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  1. Keynesian fiscal policy is about changing aggregate government spending or aggregate taxes for maintaining the aggregate demand for goods and services in the economy over the economic cycle.
  2. Stagflation refers to a situation wherein inflation is high, economic growth is stagnant, and unemployment remains high.
  3. Marginal utility of money refers to the amount by which an individual's utility would be increased if given a small quantity of additional money, per unit of the increase.
  4. A Pigouvian tax is a tax imposed on individuals/businesses for engaging in activities that create adverse side effects for society. Adverse side effects are those costs that are not included as a part of the product's market price.

Further Reading

  • Feldstein, M (2016), ‘The future of fiscal policy’, in O Blanchard et al. (ed.), Progress and Confusion: The State of Macroeconomic Policy.
  • Ghosh, AR, JD Ostry and MS Qureshi (2018), Taming the Tide of Capital Flows – A Policy Guide, The MIT Press, Cambridge, MA.
  • Jeanne, Olivier and Anton Korinek (2010a), “Excessive volatility in capital flows: A Pigouvian taxation approach”, American Economic Review, 100(2): 403-407.
  • Jeanne, O and A Korinek (2010b), ‘Managing credit booms and busts: A Pigouvian taxation approach’, NBER Working Paper No. 16377.
  • Jeanne, Olivier and Anton Korinek (2019), “Managing credit booms and busts: A Pigouvian taxation approach”, Journal of Monetary Economics, 107: 2-17.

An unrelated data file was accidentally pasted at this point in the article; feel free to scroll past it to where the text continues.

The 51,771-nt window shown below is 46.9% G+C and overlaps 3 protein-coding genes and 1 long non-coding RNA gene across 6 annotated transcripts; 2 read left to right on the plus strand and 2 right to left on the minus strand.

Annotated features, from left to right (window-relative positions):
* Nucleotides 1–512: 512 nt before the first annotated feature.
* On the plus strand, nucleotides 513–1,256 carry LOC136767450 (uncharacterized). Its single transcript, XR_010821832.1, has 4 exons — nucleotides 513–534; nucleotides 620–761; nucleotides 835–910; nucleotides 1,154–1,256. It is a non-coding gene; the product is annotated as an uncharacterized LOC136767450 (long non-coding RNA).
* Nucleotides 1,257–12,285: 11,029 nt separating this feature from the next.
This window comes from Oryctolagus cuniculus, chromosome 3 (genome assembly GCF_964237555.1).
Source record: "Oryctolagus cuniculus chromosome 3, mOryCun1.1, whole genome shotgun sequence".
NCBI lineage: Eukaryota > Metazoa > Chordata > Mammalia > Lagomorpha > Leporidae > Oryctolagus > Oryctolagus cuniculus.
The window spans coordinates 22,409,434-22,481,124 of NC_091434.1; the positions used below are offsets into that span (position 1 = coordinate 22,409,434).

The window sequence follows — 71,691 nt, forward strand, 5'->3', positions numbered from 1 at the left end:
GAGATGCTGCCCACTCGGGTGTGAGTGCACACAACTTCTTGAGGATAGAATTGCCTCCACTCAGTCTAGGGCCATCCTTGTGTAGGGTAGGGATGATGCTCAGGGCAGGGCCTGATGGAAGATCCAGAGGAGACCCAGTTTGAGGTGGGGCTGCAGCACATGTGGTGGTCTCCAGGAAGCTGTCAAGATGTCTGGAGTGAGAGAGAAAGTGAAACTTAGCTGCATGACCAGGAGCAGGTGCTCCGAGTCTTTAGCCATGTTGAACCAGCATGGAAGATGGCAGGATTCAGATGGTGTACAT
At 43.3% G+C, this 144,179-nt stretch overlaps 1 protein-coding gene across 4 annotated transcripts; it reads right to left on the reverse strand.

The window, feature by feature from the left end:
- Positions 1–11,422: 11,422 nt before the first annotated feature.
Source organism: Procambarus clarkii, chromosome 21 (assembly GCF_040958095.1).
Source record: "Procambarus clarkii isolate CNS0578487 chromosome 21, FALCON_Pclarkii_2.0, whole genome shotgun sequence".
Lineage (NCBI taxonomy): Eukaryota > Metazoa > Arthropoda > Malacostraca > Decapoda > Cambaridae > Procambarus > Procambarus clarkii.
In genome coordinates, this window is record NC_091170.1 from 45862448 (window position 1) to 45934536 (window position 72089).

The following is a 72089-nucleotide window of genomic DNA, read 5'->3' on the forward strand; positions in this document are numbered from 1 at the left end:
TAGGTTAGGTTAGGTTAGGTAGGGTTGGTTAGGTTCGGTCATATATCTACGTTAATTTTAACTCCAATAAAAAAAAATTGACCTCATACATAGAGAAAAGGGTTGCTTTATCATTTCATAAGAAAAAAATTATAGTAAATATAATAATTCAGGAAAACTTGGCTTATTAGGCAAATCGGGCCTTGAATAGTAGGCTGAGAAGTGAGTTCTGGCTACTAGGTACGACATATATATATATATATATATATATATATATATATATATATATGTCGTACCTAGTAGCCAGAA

• Koo, R (2018), The Other Half of Macroeconomics and the Fate of Globalization, Wiley, United Kingdom.
  • Philbrook, Clarence (1953), “‘Realism’ in policy espousal”, American Economic Review, 43(5): 846-859.
  • Rodrik, Dani (2006), “The Social Cost of Foreign Exchange Reserves”, International Economic Journal, 20(3): 253-256.
  • Singh, Gurbachan (2014), “Overcoming zero lower bound on interest rate without any inflation or inflationary expectations”, South Asian Journal of Macroeconomics and Public Finance, 3(1): 1-38.
  • Singh, Gurbachan (2015), “Thinking afresh about central bank's interest rate policy”, Journal of Financial Economic Policy, 7(3): 221-232.
  • Singh, G (2020a), ‘Covid-19, and the way to avoid a blunt interest rate policy’, Ideas for India, June 16.
  • Singh, G (2020b), ‘Handling the dollar rush’, Business Standard, August 19.
  • Tinbergen, J (1952), On the Theory of Economic Policy, North-Holland, New York.
  • Uhlig, Harald (2012), “Economics and reality”, Journal of Macroeconomics, 34(1): 29-41.
  • Yeyati, EL and JF Gómez (2019), ‘The Cost of Holding Foreign Exchange Reserves’, Center for International Development Faculty, Working Paper No. 353.